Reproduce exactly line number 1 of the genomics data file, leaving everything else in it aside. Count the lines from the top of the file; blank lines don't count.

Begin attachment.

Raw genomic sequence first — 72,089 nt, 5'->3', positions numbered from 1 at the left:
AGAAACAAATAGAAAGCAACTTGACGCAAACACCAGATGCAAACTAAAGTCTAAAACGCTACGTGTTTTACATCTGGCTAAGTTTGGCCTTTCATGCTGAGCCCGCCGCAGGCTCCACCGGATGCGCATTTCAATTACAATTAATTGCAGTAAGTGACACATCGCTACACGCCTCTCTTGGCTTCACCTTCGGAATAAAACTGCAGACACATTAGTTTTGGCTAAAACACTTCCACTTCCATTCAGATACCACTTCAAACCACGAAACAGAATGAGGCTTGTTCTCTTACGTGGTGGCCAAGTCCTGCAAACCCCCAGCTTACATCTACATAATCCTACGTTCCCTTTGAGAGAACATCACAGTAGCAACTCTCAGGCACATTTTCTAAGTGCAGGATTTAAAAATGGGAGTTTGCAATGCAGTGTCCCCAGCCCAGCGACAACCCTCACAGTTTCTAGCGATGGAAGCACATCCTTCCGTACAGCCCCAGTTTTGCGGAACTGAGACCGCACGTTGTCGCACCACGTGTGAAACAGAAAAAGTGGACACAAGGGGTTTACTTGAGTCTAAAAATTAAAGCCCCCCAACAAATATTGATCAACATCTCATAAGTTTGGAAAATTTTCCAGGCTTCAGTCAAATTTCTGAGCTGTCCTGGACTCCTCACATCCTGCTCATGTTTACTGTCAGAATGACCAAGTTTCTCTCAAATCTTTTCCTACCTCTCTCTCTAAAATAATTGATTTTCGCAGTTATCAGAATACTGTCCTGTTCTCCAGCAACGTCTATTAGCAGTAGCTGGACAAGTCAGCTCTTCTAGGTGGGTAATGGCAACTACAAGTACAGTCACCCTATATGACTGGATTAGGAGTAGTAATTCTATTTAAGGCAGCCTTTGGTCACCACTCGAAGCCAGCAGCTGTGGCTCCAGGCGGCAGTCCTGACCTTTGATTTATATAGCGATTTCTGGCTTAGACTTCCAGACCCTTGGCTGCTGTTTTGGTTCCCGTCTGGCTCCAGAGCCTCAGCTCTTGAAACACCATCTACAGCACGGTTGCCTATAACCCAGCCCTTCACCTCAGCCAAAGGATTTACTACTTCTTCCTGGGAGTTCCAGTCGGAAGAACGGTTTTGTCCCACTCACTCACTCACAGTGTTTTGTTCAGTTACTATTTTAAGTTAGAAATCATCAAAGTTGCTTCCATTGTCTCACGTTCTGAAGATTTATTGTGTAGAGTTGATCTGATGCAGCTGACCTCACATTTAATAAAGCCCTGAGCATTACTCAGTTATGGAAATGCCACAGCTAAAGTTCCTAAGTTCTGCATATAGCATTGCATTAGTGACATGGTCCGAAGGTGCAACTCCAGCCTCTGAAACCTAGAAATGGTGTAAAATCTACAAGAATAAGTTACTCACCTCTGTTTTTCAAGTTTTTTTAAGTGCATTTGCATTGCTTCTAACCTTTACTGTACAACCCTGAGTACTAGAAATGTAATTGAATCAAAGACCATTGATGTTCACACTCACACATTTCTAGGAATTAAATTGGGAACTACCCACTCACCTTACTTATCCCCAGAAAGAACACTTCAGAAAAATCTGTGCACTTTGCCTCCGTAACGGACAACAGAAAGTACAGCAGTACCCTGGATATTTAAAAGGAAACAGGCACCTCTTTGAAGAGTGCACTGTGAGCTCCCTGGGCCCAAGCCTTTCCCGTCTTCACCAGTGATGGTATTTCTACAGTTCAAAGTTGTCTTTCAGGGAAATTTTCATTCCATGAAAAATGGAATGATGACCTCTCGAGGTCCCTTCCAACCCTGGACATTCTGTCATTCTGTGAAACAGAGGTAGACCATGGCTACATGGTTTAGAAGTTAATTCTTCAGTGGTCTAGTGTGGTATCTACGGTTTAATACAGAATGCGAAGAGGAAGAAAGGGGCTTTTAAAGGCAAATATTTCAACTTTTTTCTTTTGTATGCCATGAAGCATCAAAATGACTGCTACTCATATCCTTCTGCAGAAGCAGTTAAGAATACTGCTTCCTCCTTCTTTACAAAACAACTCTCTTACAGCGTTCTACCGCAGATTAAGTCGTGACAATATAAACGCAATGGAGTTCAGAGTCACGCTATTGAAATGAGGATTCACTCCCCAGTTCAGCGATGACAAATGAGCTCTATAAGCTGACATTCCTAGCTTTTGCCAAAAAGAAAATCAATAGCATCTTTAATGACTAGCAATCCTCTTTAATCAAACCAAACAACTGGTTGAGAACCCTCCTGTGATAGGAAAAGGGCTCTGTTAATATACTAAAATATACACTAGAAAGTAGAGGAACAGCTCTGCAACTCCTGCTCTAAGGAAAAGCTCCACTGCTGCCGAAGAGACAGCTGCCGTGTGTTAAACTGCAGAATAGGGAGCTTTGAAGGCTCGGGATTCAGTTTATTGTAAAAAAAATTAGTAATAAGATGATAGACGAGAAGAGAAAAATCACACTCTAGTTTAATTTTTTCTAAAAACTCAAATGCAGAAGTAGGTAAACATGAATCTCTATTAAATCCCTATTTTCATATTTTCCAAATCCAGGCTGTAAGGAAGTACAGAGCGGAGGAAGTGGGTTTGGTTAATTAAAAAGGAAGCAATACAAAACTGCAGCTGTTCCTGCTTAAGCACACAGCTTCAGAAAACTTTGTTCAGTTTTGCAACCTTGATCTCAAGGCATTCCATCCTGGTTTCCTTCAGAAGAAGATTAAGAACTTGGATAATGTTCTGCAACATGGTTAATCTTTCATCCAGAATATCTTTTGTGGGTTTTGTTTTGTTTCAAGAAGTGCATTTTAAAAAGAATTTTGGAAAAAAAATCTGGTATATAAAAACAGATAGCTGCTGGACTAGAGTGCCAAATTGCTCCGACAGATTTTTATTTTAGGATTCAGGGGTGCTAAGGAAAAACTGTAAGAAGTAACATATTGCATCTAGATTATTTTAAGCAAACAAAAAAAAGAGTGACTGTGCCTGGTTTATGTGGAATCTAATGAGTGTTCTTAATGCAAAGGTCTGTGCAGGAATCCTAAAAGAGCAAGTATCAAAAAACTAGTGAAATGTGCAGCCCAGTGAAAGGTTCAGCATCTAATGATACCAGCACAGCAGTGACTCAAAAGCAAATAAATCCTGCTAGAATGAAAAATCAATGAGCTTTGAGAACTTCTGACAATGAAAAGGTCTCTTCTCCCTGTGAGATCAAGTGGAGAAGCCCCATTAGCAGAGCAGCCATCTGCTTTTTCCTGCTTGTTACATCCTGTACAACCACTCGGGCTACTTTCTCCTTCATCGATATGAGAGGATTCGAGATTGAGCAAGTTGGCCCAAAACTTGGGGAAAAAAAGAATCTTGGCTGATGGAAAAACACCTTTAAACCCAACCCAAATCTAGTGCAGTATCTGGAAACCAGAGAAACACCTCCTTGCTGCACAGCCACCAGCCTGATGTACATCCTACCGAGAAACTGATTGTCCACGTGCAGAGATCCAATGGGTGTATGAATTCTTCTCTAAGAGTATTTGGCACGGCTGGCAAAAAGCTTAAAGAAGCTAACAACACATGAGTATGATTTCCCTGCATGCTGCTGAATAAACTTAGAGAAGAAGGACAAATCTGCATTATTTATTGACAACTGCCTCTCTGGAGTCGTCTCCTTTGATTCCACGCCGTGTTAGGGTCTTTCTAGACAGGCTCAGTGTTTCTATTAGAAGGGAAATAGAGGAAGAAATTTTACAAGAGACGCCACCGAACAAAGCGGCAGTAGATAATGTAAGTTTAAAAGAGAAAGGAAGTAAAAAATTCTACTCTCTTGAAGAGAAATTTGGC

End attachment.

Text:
Raw genomic sequence first — 72,089 nt, 5'->3', positions numbered from 1 at the left: